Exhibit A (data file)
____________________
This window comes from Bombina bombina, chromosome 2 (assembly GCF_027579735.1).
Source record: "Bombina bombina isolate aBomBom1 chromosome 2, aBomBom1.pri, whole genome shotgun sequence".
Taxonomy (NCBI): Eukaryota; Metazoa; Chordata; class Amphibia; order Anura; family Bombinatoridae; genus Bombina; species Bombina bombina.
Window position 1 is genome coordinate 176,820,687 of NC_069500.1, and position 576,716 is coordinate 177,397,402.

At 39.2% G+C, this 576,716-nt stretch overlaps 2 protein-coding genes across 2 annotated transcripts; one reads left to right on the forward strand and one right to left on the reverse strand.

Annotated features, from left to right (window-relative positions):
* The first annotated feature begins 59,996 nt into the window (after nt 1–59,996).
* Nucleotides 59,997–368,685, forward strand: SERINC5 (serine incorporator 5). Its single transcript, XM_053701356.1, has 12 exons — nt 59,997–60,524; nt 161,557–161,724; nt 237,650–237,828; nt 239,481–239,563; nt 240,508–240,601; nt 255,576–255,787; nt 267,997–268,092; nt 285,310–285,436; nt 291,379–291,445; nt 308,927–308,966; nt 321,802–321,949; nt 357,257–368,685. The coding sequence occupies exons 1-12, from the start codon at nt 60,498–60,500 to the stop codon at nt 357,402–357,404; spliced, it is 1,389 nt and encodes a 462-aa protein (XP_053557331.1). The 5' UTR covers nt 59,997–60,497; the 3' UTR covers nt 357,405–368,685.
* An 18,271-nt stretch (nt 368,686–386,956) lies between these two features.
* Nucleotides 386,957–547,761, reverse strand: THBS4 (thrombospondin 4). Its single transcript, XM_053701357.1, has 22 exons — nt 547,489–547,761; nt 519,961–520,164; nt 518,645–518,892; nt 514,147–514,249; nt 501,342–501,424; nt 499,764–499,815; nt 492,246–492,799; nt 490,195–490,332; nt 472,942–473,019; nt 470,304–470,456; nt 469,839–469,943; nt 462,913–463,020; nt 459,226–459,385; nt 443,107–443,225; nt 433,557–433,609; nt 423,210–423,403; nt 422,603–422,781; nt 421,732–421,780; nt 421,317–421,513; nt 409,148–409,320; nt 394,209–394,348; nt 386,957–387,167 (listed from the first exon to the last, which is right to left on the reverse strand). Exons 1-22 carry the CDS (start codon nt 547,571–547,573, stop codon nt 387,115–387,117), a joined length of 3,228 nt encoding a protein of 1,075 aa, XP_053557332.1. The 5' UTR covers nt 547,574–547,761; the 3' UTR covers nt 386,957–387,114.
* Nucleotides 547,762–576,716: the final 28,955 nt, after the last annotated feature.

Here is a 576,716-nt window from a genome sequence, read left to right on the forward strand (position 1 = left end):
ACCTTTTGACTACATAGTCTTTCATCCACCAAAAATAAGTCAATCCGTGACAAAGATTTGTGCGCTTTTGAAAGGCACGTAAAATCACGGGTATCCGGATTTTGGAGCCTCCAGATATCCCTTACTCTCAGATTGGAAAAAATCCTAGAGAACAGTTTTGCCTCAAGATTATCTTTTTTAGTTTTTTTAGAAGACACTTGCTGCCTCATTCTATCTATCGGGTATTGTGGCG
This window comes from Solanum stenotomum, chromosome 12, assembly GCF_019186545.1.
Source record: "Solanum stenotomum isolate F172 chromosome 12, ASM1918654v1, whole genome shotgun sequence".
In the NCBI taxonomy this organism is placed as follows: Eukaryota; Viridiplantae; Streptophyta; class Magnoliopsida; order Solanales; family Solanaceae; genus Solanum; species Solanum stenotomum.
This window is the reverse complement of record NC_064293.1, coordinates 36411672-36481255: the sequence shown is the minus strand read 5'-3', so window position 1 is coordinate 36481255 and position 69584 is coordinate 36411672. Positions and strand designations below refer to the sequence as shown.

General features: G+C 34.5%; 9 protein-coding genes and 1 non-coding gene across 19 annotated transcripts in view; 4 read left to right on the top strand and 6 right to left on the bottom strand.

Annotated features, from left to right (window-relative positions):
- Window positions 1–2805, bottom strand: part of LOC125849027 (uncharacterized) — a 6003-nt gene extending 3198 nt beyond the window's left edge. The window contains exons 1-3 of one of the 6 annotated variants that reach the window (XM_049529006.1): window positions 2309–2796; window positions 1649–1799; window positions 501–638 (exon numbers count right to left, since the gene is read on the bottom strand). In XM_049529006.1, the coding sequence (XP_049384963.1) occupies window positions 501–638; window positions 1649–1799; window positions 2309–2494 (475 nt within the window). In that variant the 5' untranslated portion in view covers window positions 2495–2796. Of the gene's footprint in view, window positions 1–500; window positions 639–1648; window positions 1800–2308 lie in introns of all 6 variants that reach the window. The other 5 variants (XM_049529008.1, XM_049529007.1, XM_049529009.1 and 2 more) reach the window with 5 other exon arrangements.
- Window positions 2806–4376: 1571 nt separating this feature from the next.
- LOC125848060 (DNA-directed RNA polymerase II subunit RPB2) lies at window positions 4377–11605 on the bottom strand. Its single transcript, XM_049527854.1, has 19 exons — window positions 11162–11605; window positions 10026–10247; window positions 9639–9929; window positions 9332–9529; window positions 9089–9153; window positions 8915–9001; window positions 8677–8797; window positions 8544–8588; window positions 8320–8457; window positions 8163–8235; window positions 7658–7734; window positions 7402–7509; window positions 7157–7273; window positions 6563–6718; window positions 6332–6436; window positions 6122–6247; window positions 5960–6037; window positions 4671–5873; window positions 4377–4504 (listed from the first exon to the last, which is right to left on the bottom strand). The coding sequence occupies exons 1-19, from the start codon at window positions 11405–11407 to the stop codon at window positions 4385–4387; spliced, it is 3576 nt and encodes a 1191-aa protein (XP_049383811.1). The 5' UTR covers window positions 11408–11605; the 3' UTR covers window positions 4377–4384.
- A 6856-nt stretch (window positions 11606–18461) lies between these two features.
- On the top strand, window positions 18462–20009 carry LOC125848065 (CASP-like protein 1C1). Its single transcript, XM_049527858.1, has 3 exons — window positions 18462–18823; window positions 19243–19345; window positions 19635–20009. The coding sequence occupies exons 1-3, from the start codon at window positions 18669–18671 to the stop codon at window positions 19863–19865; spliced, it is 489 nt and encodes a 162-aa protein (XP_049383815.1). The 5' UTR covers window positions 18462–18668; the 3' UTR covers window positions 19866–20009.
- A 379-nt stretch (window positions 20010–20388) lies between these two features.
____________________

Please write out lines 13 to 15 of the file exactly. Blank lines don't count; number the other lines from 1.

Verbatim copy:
ACCTTTTGACTACATAGTCTTTCATCCACCAAAAATAAGTCAATCCGTGACAAAGATTTGTGCGCTTTTGAAAGGCACGTAAAATCACGGGTATCCGGATTTTGGAGCCTCCAGATATCCCTTACTCTCAGATTGGAAAAAATCCTAGAGAACAGTTTTGCCTCAAGATTATCTTTTTTAGTTTTTTTAGAAGACACTTGCTGCCTCATTCTATCTATCGGGTATTGTGGCG
This window comes from Solanum stenotomum, chromosome 12, assembly GCF_019186545.1.
Source record: "Solanum stenotomum isolate F172 chromosome 12, ASM1918654v1, whole genome shotgun sequence".